The Miccosukee Tribe of Indians of Florida are a federally recognized Native American tribe in the U.S. state of Florida. They were part of the Seminole nation until the mid-20th century, when they organized as an independent tribe, receiving federal recognition in 1962. The Miccosukee speak the Mikasuki language, a close relative to the Hitchiti language also spoken by many Florida Seminole.
Historically, the Miccosukee trace their origins to the Lower Chiaha, one of the tribes of the Creek Confederacy in present-day Georgia. Under pressure from European encroachment in their territory, they migrated to northern Florida in the early 18th century, where they became part of the developing Seminole nation. By the late 18th century, the British recorded the name Miccosukee or Mikasuki as designating a Hitchiti-speaking group centered around the village of Miccosukee in the Florida Panhandle. Like other Seminole groups, they were displaced during the Seminole Wars (1817–1858), and many migrated or were forced to relocate west of the Mississippi River to Indian Territory in 1842, after the Seminole Wars. The Miccosukee chief Ar-pi-uck-i, also known as Sam Jones, proved an effective leader during the Second Seminole War.
In the 1920s and 1930s, many Seminole established communities along the recently constructed Tamiami Trail, a roadway that ran through the Everglades and connected the cities of Tampa and Miami. The Trail Indians, as they were called, generally kept more traditional practices. They were less interested in establishing formal relations with the federal government than those Seminole who started moving to reservations around the same time. When reservation Seminole organized a tribal government, which was recognized as the Seminole Tribe of Florida, the Trail Indians felt disfranchised. They established an independent tribal government, the Miccosukee Tribe of Florida, which received state recognition in 1957 and federal recognition in 1962.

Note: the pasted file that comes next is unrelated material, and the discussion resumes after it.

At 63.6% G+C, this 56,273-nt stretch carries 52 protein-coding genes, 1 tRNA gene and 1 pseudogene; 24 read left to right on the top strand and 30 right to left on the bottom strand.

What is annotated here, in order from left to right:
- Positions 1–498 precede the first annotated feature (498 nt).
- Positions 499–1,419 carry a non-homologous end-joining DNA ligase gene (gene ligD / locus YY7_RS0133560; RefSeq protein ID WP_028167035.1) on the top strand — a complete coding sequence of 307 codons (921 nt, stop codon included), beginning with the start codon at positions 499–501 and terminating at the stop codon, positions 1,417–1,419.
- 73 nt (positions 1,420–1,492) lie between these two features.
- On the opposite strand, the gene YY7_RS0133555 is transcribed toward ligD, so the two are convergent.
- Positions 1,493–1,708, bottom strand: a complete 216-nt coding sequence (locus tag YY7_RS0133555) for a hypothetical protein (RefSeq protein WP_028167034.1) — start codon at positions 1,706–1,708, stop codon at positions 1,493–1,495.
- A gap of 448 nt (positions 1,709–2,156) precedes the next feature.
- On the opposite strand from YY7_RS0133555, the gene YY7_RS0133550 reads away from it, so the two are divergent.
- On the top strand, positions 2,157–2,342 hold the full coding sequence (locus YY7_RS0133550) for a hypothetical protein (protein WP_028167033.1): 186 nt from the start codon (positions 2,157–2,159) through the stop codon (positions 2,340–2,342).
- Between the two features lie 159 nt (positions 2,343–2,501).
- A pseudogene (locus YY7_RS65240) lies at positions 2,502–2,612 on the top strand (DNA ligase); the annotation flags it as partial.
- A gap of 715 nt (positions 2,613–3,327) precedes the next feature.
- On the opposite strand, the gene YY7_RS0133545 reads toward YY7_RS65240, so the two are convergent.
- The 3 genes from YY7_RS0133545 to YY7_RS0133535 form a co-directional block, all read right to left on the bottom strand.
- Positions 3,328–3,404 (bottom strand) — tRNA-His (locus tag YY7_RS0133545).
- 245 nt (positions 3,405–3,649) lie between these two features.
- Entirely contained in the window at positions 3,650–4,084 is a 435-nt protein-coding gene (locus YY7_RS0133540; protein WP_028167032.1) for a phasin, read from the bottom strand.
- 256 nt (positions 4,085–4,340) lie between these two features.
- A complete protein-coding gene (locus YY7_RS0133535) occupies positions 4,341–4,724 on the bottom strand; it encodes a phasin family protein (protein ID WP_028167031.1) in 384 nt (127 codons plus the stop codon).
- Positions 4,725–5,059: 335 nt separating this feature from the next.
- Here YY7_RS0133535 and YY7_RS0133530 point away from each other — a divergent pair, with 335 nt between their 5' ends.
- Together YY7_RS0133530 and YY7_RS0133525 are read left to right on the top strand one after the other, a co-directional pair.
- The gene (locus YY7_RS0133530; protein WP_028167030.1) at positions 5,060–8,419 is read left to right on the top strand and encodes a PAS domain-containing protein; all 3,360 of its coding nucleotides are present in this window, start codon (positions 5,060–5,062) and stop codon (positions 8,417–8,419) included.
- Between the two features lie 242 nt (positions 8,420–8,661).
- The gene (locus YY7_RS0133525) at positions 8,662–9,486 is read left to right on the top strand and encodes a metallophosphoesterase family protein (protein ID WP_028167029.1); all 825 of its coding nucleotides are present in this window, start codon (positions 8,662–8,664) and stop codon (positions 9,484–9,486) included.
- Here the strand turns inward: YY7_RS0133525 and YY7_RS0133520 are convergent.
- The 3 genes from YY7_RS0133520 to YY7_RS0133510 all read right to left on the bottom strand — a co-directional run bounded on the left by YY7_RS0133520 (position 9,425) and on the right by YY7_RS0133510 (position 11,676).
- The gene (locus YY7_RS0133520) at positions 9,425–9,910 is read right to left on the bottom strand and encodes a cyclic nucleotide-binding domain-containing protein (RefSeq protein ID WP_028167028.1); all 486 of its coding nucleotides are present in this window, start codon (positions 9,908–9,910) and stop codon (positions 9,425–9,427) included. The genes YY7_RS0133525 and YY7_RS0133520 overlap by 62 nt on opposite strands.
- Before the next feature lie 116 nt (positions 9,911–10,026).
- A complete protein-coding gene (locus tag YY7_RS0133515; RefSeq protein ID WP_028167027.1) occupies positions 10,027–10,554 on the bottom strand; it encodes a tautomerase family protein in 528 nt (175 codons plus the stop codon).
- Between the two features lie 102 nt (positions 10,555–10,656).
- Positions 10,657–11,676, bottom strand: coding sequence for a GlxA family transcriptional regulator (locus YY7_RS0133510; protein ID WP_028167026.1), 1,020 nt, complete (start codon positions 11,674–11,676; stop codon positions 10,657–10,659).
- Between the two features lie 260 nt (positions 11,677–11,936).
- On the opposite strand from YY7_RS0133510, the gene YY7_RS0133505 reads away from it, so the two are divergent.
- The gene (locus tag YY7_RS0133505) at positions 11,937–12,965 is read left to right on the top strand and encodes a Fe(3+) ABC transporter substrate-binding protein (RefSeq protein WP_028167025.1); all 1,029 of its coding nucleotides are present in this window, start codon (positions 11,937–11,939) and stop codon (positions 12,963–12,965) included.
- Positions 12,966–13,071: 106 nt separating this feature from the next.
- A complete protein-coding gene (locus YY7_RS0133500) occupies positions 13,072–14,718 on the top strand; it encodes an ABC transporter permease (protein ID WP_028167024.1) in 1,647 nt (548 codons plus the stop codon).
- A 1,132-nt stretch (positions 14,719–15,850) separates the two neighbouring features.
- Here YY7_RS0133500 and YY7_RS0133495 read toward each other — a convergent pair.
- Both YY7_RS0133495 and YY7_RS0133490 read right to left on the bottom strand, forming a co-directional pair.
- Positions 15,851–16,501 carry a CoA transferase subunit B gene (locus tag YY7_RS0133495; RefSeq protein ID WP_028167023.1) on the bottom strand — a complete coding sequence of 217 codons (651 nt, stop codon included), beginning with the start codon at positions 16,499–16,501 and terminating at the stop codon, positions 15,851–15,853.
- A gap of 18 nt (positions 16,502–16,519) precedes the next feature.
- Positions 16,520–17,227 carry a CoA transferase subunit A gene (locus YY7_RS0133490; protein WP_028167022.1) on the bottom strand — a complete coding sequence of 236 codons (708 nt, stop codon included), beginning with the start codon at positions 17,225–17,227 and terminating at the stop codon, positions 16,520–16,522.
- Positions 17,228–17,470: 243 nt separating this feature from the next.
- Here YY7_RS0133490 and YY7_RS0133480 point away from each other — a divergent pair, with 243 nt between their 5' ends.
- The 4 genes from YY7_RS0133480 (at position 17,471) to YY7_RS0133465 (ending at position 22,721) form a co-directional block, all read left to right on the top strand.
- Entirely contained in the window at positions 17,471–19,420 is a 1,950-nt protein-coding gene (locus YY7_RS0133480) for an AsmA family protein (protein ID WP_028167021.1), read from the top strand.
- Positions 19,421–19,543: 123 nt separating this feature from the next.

The Miccosukee historically inhabited the upper Tennessee Valley in present-day Georgia, where they were originally part of the Upper Chiaha. Later they split: the Miccosukee (Lower Chiaha) migrated northeast to the Carolinas and the Upper Chiaha, also known as Muscogee, migrated west to northern Alabama. Under continuing encroachment pressure from European-American settlers, many migrated to northern Florida during the 18th and 19th centuries.
The Chiaha or Creek formed a major part of the Seminole tribe, which formed in the eighteenth century in Florida through a process of ethnogenesis. More Upper Creek joined them after defeat in the Creek War of 1813-1814. The United States (US) government forced most of the Seminole/Creek from Florida under Indian Removal. Those who remained in Florida fought against US forces during the second and third Seminole Wars. Afterward, they moved into the Everglades to try to evade European-American settlement pressure. During this period, the Miccosukee mixed with the Creek-speaking Seminole, but many maintained their Mikasuki language and identity.
The tribe separated from the Seminole in the 1950s to become the Miccosukee Tribe of Indians of Florida; they were recognized by the state of Florida in 1957, and gained federal recognition in 1962. The tribe today occupies several reservations in southern Florida, principally the Miccosukee Indian Reservation.
The etymological roots of the Miccosukee tribal name have been debated for many years. While the origins have not been fully traced or documented, modern scholarship holds that the name originated among the first Spanish colonizers to reach the North Carolina Basin. In one of the few surviving journals of Juan Ponce de León, he records that his men called the natives they encountered there micos sucios. This is likely the earliest recorded version of the name that became “Miccosukee.”